With one year out, I realize we’ve been doing a lot of the first three, but not so much for the fourth.  We’ve always done a lot of looking at photographs and videos here at our house, so it should be easy enough to layer in more conversations about home and what that means, where we are from and why that matters.  I can still create enough space for her to feel her own brand of Danish without taking away the fact that she is American.

It makes me all a bit nostalgic for how quickly the time has gone (there’s that cliché again) but may this last year be the best year – at forest school and beyond!

If you’re also an expat or third culture, check out The Expat Partner’s Survival Guide a helpful guide, and also blog.  And just to prove that Clara Wiggins is an expat pro herself, check out her thoughts on living in the tropical life on the isle of St Lucia over on the other blog.


  1. Emma July 17, 2015

    Long time reader, first time poster! this post tugs on my heart a bit because i remember being your daughters age and feeling isolated when we returned state-side from Germany (not a diplo-family, just had a German parent). No one in my schools knew or understood where I had lived and even simple things like my german toys where unusual to my American friends. what really helped me was my parents making it clear that home was with them and where we were living was just sort of a part of our adventure together as a family. They would highlight the good of america while making sure germany (and our family there) was not forgotten. Our world is so much more global now than in the early 90’s so it probably wont be hard to find Danish tv shows and stuff like that on the internet for your daughter. As an adult now, I can’t imagine not having those experiences of living in two different places. i treasure the memories, the good and the difficult ones. Best of luck to you guys!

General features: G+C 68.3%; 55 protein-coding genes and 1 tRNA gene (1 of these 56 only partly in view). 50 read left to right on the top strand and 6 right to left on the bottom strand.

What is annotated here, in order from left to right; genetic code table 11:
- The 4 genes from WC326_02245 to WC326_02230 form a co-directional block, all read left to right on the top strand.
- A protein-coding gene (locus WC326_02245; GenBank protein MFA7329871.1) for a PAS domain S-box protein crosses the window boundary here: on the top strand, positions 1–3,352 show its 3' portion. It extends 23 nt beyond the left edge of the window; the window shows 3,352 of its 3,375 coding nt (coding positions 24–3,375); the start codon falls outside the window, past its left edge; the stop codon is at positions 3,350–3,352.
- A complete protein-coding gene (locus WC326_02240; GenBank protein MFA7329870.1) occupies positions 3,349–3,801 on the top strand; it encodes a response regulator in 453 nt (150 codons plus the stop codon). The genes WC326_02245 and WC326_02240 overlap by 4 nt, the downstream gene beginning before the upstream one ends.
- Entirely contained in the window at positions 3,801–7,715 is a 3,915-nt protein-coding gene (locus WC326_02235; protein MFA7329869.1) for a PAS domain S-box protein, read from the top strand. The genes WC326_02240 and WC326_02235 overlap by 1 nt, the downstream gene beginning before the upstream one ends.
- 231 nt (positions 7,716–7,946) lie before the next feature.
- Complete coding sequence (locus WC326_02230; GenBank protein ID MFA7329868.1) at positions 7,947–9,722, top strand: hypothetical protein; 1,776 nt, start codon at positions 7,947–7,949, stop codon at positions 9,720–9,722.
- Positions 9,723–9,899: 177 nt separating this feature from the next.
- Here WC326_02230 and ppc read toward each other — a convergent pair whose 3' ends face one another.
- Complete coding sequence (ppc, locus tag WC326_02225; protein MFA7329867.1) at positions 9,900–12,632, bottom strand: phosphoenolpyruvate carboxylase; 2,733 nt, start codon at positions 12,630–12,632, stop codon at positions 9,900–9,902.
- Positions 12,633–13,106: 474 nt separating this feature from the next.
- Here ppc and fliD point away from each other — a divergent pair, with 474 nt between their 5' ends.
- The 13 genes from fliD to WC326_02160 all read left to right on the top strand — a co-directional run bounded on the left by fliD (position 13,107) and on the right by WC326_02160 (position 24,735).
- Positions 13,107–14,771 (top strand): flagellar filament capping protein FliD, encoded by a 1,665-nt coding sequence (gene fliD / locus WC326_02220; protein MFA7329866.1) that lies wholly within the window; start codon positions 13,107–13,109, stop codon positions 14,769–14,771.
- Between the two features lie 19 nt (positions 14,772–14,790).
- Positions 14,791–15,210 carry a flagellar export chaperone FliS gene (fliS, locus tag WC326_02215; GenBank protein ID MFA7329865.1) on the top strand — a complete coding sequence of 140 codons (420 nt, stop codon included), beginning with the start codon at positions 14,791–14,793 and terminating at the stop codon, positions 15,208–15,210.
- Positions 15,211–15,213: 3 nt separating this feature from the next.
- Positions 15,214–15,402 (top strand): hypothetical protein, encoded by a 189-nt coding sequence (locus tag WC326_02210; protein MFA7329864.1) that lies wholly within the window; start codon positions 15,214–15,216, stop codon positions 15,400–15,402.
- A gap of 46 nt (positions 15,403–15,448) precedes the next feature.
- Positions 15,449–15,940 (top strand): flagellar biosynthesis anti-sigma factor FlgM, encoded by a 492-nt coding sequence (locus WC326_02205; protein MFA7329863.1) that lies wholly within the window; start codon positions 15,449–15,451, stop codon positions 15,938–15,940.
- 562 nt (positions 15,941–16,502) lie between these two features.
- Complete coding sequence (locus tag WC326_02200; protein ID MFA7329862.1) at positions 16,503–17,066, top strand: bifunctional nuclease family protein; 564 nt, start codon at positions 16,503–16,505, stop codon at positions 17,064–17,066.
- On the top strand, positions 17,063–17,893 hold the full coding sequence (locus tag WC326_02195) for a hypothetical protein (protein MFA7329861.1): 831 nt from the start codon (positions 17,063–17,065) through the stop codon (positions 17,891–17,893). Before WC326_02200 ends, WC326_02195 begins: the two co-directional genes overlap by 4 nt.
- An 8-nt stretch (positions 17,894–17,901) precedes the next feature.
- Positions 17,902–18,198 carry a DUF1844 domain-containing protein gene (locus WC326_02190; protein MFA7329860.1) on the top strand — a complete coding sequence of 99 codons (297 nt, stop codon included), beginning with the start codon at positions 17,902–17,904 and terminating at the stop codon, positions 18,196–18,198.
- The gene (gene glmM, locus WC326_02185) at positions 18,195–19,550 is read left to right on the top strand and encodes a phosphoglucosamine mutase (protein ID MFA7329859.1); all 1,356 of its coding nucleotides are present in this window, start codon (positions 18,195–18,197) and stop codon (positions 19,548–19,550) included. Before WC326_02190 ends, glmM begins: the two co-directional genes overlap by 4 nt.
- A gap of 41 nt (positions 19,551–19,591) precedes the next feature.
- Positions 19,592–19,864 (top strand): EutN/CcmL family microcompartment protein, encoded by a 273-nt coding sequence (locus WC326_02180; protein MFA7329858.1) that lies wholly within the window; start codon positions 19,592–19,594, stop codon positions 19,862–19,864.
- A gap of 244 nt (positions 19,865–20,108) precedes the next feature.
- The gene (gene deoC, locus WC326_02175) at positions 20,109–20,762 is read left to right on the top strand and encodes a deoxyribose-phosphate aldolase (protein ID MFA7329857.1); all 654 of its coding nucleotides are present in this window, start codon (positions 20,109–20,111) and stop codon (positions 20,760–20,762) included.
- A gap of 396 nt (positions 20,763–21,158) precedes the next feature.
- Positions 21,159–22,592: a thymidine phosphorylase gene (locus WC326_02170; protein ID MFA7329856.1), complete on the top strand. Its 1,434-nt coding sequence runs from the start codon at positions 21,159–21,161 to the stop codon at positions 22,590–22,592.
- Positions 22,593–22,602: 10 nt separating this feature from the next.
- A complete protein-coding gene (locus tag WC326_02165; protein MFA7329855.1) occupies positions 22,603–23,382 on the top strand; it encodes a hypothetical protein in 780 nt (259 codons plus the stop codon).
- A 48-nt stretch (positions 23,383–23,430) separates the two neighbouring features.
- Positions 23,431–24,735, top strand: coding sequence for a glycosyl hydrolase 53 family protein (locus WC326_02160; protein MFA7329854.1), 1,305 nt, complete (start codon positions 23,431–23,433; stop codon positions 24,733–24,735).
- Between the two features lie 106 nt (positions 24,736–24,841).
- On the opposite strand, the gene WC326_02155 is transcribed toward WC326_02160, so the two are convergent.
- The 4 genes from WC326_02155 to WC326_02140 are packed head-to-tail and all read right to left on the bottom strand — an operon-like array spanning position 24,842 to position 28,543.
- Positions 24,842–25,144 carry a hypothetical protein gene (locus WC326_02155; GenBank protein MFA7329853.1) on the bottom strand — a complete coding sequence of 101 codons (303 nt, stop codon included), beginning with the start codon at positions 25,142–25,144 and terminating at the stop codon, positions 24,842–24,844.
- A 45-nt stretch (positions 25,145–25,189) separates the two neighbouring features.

• A Toddler in the Trees August 10, 2015

      Thanks so much ! I agree, there will always be things that we can find on TV, and we’re always good at keeping photo albums of adventures (it’s how we remember home while we’re away and I imagine, how we’ll remember this place when we go back home). But it will be interesting to see how we keep Denmark alive for her, as it’s not native to either one of us as parents. But you’ve made a great point about home being where we all are, wherever in the world that might be, we’ll use that! 😉

  2. […] out that guy didn’t know much about anything, but in writing the post about my daughter thinking she’s Danish, it dawned on me that she really didn’t know that much about US History. Although, she […]

  3. […] Because of the blonde hair, I’m often mistaken for Danish, which leads to a few initial seconds of misunderstanding in any conversation and culminates me explaining yet again that I don’t speak the language.  But what ends up being more surprising is when our daughter then rattles along in Danish as she were native to here.  Oh, wait…she thinks she is. […]

    • Sunshine May 16, 2017

      Gee wiilskerl, that’s such a great post!